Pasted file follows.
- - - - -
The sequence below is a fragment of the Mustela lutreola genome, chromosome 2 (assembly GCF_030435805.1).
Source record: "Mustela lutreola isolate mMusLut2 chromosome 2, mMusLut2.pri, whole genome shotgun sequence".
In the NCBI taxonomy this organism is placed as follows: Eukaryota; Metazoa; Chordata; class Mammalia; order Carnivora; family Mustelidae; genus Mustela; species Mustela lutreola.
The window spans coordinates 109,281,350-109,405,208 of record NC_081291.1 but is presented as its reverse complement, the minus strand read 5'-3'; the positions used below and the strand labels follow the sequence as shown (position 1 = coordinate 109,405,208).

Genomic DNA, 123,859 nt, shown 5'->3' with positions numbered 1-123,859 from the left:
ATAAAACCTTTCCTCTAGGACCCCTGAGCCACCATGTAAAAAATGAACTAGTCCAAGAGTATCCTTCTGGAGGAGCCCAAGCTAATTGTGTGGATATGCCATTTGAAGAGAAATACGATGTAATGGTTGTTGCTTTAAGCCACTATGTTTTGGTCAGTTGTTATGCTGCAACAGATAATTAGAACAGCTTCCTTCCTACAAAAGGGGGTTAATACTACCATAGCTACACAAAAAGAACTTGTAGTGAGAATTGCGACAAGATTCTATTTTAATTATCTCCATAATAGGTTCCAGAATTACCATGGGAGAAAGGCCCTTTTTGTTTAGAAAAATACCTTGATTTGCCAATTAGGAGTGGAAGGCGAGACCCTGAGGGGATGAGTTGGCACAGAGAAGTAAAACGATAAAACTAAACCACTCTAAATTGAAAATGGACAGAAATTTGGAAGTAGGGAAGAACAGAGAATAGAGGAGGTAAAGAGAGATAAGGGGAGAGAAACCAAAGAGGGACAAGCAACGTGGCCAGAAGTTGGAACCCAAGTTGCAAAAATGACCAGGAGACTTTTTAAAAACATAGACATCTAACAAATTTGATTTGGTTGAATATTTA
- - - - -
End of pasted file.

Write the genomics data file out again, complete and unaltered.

The sequence below is a fragment of the Mustela lutreola genome, chromosome 2 (assembly GCF_030435805.1).
Source record: "Mustela lutreola isolate mMusLut2 chromosome 2, mMusLut2.pri, whole genome shotgun sequence".
In the NCBI taxonomy this organism is placed as follows: Eukaryota; Metazoa; Chordata; class Mammalia; order Carnivora; family Mustelidae; genus Mustela; species Mustela lutreola.
The window spans coordinates 109,281,350-109,405,208 of record NC_081291.1 but is presented as its reverse complement, the minus strand read 5'-3'; the positions used below and the strand labels follow the sequence as shown (position 1 = coordinate 109,405,208).

Genomic DNA, 123,859 nt, shown 5'->3' with positions numbered 1-123,859 from the left:
ATAAAACCTTTCCTCTAGGACCCCTGAGCCACCATGTAAAAAATGAACTAGTCCAAGAGTATCCTTCTGGAGGAGCCCAAGCTAATTGTGTGGATATGCCATTTGAAGAGAAATACGATGTAATGGTTGTTGCTTTAAGCCACTATGTTTTGGTCAGTTGTTATGCTGCAACAGATAATTAGAACAGCTTCCTTCCTACAAAAGGGGGTTAATACTACCATAGCTACACAAAAAGAACTTGTAGTGAGAATTGCGACAAGATTCTATTTTAATTATCTCCATAATAGGTTCCAGAATTACCATGGGAGAAAGGCCCTTTTTGTTTAGAAAAATACCTTGATTTGCCAATTAGGAGTGGAAGGCGAGACCCTGAGGGGATGAGTTGGCACAGAGAAGTAAAACGATAAAACTAAACCACTCTAAATTGAAAATGGACAGAAATTTGGAAGTAGGGAAGAACAGAGAATAGAGGAGGTAAAGAGAGATAAGGGGAGAGAAACCAAAGAGGGACAAGCAACGTGGCCAGAAGTTGGAACCCAAGTTGCAAAAATGACCAGGAGACTTTTTAAAAACATAGACATCTAACAAATTTGATTTGGTTGAATATTTA